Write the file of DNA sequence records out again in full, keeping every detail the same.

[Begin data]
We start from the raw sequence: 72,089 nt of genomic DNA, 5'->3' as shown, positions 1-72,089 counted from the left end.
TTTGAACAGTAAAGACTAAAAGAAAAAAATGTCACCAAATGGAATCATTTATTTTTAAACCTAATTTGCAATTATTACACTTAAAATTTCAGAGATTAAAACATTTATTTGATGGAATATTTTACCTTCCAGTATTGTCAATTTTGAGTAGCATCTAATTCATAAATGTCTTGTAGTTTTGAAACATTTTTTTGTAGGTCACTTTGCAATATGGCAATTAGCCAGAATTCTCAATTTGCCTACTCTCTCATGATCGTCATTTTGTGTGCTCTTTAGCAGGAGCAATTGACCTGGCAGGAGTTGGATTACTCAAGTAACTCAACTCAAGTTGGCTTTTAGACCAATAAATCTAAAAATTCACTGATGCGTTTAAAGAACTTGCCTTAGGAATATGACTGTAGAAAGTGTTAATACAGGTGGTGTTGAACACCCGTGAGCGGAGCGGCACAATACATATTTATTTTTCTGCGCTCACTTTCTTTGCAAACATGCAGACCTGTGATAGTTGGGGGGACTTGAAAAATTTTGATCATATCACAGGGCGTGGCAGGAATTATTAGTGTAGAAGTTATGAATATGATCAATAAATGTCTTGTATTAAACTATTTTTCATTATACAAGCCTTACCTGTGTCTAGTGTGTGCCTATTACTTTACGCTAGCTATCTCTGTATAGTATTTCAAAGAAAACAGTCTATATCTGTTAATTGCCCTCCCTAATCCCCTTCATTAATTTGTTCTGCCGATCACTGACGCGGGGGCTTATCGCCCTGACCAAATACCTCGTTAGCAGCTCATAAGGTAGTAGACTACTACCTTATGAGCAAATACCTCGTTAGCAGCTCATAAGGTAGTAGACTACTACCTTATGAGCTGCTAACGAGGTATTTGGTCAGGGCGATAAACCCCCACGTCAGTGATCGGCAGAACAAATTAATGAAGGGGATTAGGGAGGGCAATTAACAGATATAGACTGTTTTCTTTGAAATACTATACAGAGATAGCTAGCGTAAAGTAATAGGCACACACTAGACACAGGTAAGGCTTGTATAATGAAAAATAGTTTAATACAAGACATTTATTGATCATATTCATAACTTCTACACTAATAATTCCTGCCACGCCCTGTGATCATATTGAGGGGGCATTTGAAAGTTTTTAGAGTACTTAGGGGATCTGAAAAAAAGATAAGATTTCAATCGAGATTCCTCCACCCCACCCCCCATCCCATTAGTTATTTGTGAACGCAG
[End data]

We start from the raw sequence: 72,089 nt of genomic DNA, 5'->3' as shown, positions 1-72,089 counted from the left end.
TTTGAACAGTAAAGACTAAAAGAAAAAAATGTCACCAAATGGAATCATTTATTTTTAAACCTAATTTGCAATTATTACACTTAAAATTTCAGAGATTAAAACATTTATTTGATGGAATATTTTACCTTCCAGTATTGTCAATTTTGAGTAGCATCTAATTCATAAATGTCTTGTAGTTTTGAAACATTTTTTTGTAGGTCACTTTGCAATATGGCAATTAGCCAGAATTCTCAATTTGCCTACTCTCTCATGATCGTCATTTTGTGTGCTCTTTAGCAGGAGCAATTGACCTGGCAGGAGTTGGATTACTCAAGTAACTCAACTCAAGTTGGCTTTTAGACCAATAAATCTAAAAATTCACTGATGCGTTTAAAGAACTTGCCTTAGGAATATGACTGTAGAAAGTGTTAATACAGGTGGTGTTGAACACCCGTGAGCGGAGCGGCACAATACATATTTATTTTTCTGCGCTCACTTTCTTTGCAAACATGCAGACCTGTGATAGTTGGGGGGACTTGAAAAATTTTGATCATATCACAGGGCGTGGCAGGAATTATTAGTGTAGAAGTTATGAATATGATCAATAAATGTCTTGTATTAAACTATTTTTCATTATACAAGCCTTACCTGTGTCTAGTGTGTGCCTATTACTTTACGCTAGCTATCTCTGTATAGTATTTCAAAGAAAACAGTCTATATCTGTTAATTGCCCTCCCTAATCCCCTTCATTAATTTGTTCTGCCGATCACTGACGCGGGGGCTTATCGCCCTGACCAAATACCTCGTTAGCAGCTCATAAGGTAGTAGACTACTACCTTATGAGCAAATACCTCGTTAGCAGCTCATAAGGTAGTAGACTACTACCTTATGAGCTGCTAACGAGGTATTTGGTCAGGGCGATAAACCCCCACGTCAGTGATCGGCAGAACAAATTAATGAAGGGGATTAGGGAGGGCAATTAACAGATATAGACTGTTTTCTTTGAAATACTATACAGAGATAGCTAGCGTAAAGTAATAGGCACACACTAGACACAGGTAAGGCTTGTATAATGAAAAATAGTTTAATACAAGACATTTATTGATCATATTCATAACTTCTACACTAATAATTCCTGCCACGCCCTGTGATCATATTGAGGGGGCATTTGAAAGTTTTTAGAGTACTTAGGGGATCTGAAAAAAAGATAAGATTTCAATCGAGATTCCTCCACCCCACCCCCCATCCCATTAGTTATTTGTGAACGCAG